June 12, 2010


I had coffee with a woman last week whose friendship I’ve enjoyed for years.  Spending time with her is like playing in a room full of champagne bubbles. She makes me laugh and so it’s hard to believe that in a week she turns 80. Good genes are one explanation for her energy; but her interest in all things creative is another. That’s why I shouldn’t have been surprised that she handed me a gift when we met, though it wasn’t my birthday.

She’d made a box — not an ordinary box, but one she’d fashioned from scraps of magazine pages. She’d rolled them into pencil sized tubes and glued them together to form a colorful container. Today it sits on my coffee table and holds my remote controls: TV, DVD and videos (Yes, I still have videos). In thanking her for the gift, I remarked on how creative it was, an observation she dismissed: “I needed something to do with my hands.”

People often react like my friend when I compliment them on their talents, whether it’s the ability to arrange flowers or make a buttery pie crust. “Oh, I’m not the least bit artistic. I could never write the way you do,” they demur.

I always take umbrage at that sort of protest. Everyone has at least one aptitude and oddly enough writing is the easiest to perfect. Language is our birthright, part of the homo sapien brain. If we are honest with ourselves, we all engage in the guilty pleasure of putting our thoughts to paper. We write diaries, send angry letters to newspaper editors, or complain to a manufacturer about a faulty product. Occasionally, we even write thank you notes.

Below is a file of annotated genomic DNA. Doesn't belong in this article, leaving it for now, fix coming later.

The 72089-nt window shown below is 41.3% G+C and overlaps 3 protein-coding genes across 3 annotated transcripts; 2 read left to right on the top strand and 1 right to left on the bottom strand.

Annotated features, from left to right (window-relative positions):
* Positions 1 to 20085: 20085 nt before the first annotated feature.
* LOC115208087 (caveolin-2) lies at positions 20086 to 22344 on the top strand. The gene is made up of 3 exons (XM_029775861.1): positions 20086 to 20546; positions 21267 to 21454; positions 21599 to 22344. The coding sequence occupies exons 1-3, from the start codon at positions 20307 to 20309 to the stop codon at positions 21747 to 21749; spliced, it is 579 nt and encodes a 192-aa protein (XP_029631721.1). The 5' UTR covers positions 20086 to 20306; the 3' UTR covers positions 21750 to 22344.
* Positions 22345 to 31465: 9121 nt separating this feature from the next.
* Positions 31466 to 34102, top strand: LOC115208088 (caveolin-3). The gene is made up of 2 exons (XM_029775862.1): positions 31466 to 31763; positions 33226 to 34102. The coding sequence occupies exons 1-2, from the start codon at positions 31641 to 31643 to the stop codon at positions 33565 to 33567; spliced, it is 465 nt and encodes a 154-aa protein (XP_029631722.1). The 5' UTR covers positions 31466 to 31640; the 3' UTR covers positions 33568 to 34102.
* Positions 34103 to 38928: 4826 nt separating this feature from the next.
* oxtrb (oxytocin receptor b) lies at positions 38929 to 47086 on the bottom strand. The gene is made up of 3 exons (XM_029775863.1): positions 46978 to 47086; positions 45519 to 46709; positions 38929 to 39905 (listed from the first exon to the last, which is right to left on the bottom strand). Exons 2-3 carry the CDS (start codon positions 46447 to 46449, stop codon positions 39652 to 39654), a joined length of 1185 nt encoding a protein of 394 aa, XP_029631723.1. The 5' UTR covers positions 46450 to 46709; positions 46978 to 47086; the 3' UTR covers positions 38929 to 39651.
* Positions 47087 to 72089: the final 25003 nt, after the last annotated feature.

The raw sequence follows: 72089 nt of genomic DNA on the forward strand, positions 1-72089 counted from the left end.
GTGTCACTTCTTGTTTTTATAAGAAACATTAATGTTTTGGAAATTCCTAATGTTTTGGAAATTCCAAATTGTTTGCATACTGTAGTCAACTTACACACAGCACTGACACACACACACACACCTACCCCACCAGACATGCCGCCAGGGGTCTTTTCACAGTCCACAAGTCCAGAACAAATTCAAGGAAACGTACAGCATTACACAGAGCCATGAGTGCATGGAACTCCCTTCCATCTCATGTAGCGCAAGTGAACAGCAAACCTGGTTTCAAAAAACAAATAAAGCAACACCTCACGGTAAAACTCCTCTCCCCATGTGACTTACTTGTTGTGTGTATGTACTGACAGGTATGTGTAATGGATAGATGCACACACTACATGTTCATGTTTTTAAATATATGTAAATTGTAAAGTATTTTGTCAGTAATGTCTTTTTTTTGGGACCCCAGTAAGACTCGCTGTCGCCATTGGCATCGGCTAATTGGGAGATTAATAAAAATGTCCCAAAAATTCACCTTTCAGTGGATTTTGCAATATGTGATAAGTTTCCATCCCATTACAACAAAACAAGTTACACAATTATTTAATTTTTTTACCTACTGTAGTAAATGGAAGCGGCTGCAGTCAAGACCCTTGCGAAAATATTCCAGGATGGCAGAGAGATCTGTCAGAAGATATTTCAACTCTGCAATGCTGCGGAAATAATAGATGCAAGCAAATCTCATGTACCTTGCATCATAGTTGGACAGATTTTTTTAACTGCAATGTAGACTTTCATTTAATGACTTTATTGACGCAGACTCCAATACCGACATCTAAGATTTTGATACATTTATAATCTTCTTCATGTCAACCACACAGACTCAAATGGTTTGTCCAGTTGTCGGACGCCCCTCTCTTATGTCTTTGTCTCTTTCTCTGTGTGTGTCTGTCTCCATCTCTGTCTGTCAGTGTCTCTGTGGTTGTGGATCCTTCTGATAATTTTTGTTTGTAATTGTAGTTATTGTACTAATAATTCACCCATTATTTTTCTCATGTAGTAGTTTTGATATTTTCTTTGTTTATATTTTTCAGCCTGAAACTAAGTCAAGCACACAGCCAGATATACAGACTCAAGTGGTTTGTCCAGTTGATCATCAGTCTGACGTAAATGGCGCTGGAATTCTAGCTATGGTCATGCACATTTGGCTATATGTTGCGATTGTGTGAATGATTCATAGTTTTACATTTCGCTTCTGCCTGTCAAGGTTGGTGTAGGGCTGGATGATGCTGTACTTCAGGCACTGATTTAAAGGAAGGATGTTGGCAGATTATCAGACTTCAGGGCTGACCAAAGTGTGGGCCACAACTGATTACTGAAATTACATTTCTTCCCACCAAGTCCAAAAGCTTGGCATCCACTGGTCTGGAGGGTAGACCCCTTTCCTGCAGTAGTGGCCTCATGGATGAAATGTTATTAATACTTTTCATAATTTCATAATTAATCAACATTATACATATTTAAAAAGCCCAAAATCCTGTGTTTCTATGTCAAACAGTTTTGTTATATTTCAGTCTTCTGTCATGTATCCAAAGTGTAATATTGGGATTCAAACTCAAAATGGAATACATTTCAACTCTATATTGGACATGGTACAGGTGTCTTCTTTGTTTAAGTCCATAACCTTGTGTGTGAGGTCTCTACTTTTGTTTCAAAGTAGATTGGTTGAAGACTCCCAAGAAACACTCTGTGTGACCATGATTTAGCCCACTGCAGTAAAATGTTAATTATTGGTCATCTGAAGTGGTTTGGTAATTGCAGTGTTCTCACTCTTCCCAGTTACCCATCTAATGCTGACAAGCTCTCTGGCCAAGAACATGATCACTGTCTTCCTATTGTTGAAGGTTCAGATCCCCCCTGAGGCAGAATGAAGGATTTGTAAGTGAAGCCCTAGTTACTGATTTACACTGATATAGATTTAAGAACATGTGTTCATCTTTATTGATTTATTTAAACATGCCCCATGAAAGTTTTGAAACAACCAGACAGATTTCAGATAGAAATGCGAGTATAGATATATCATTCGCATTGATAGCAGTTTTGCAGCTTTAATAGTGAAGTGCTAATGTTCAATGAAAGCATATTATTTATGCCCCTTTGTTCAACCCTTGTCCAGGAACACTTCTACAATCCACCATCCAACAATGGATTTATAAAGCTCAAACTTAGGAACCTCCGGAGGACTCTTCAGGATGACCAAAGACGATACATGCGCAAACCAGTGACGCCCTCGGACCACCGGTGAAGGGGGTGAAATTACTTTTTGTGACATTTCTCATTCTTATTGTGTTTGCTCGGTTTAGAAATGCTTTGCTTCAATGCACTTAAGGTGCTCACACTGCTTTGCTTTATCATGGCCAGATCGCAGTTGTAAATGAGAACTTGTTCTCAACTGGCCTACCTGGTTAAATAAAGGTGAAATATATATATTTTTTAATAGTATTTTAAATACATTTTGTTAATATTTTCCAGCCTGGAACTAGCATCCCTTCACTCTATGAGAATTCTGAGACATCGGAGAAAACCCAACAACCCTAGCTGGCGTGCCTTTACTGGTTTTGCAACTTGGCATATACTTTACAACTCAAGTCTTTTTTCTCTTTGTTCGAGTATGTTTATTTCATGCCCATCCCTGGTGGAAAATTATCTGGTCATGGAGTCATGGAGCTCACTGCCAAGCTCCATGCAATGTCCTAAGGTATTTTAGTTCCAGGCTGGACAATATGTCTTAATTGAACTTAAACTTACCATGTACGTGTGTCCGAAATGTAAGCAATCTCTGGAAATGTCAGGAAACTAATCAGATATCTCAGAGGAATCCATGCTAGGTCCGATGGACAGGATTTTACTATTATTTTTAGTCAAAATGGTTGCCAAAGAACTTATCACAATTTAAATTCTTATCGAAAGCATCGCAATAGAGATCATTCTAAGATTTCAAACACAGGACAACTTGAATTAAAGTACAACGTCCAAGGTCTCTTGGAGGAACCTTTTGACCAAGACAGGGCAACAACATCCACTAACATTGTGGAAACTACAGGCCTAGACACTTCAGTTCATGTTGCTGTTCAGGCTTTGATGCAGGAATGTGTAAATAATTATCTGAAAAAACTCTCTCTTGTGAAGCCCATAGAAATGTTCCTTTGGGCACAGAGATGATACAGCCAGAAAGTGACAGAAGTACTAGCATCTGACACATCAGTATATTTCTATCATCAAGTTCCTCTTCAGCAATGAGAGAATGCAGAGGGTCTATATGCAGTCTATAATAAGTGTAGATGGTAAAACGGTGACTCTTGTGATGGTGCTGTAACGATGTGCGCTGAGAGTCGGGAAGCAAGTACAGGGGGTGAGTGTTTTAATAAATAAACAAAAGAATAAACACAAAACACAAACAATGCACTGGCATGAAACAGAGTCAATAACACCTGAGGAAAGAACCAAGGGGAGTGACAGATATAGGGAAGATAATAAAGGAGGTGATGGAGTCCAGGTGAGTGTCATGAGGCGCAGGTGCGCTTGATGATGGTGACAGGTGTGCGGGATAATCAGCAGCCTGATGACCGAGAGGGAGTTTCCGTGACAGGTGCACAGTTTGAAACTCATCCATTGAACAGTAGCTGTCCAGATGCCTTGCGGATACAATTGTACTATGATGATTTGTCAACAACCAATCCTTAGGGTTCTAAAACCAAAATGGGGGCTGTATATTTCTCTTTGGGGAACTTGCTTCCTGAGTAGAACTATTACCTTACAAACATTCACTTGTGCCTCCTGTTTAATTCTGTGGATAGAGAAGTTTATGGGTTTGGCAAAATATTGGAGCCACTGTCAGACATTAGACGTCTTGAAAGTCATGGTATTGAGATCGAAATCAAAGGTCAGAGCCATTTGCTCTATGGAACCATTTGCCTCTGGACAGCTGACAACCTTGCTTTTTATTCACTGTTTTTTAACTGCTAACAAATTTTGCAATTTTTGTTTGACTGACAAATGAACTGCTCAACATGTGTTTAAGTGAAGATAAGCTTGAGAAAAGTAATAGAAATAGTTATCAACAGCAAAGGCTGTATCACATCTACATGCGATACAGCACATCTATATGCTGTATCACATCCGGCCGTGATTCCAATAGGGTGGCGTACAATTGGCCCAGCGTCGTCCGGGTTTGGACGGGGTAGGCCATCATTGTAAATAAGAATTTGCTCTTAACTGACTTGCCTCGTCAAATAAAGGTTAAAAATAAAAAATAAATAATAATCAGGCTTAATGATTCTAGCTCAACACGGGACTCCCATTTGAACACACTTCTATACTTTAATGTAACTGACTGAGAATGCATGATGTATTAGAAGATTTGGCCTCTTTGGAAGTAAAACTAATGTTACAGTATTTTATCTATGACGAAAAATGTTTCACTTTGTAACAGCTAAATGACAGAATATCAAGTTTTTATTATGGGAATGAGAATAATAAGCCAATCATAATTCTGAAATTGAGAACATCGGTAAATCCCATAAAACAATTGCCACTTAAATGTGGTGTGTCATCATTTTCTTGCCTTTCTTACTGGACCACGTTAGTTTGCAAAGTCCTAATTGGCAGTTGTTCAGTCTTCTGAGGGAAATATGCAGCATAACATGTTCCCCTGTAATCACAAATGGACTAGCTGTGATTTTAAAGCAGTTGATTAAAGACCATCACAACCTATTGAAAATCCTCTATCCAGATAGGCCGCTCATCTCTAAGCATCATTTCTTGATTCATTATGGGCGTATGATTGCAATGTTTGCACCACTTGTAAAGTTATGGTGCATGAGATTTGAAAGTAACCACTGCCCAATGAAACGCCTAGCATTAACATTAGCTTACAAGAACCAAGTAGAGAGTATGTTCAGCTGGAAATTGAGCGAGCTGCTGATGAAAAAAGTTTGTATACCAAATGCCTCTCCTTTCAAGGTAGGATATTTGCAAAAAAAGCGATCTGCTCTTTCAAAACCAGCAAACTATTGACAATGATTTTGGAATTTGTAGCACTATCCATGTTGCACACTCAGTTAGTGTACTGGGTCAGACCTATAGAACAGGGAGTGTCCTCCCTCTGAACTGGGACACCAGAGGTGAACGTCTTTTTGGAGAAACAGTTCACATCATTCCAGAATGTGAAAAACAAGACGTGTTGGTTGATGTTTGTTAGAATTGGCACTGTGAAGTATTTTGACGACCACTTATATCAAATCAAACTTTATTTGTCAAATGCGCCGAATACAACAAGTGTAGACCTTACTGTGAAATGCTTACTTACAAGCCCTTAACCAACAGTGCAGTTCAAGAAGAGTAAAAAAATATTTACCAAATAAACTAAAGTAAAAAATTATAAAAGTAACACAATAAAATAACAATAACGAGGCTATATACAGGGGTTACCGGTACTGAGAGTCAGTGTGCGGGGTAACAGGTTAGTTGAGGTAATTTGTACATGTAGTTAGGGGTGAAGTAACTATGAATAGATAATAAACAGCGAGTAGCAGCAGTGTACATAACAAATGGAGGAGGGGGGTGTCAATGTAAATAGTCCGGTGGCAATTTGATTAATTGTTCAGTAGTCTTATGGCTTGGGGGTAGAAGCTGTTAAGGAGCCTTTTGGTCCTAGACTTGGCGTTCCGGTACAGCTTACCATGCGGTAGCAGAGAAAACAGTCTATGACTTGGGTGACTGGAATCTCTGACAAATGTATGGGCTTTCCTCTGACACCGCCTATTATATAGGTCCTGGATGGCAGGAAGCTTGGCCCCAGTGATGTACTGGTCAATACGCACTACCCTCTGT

Last Friday, I visited my 94 year-old-mother at her assisted living facility. We sat outdoors in a lovely garden where petunias and geraniums and roses tumbled in riotous abundance. Not far away sat an old man confined to his wheel chair and bent with age. He didn’t look up when we entered the garden nor the entire time my mother and I sat talking. He was writing in a spiral binder, working his way slowly across the page. Twice I had to pass him on an errand and each time, I noted his progress. Eventually, he filled one sheet and was about to turn another. What thoughts had so transported him that he was oblivious to the external world, I wondered. Was it a love letter, a protest against too much broccoli on the menu, or a memoir for his descendants? It little mattered. The depth of his concentration made him a writer.

That ability to be carried away, to be so engaged in the act of creating that the world falls from view, is the basis of all art. The end product, whether it is good or bad is not the sole measure of the project’s worth. The old man in the garden, Betty at her work table, Tolstoy in his library, or the Beatles in their recording studio, they have this in common: they loved what they were doing.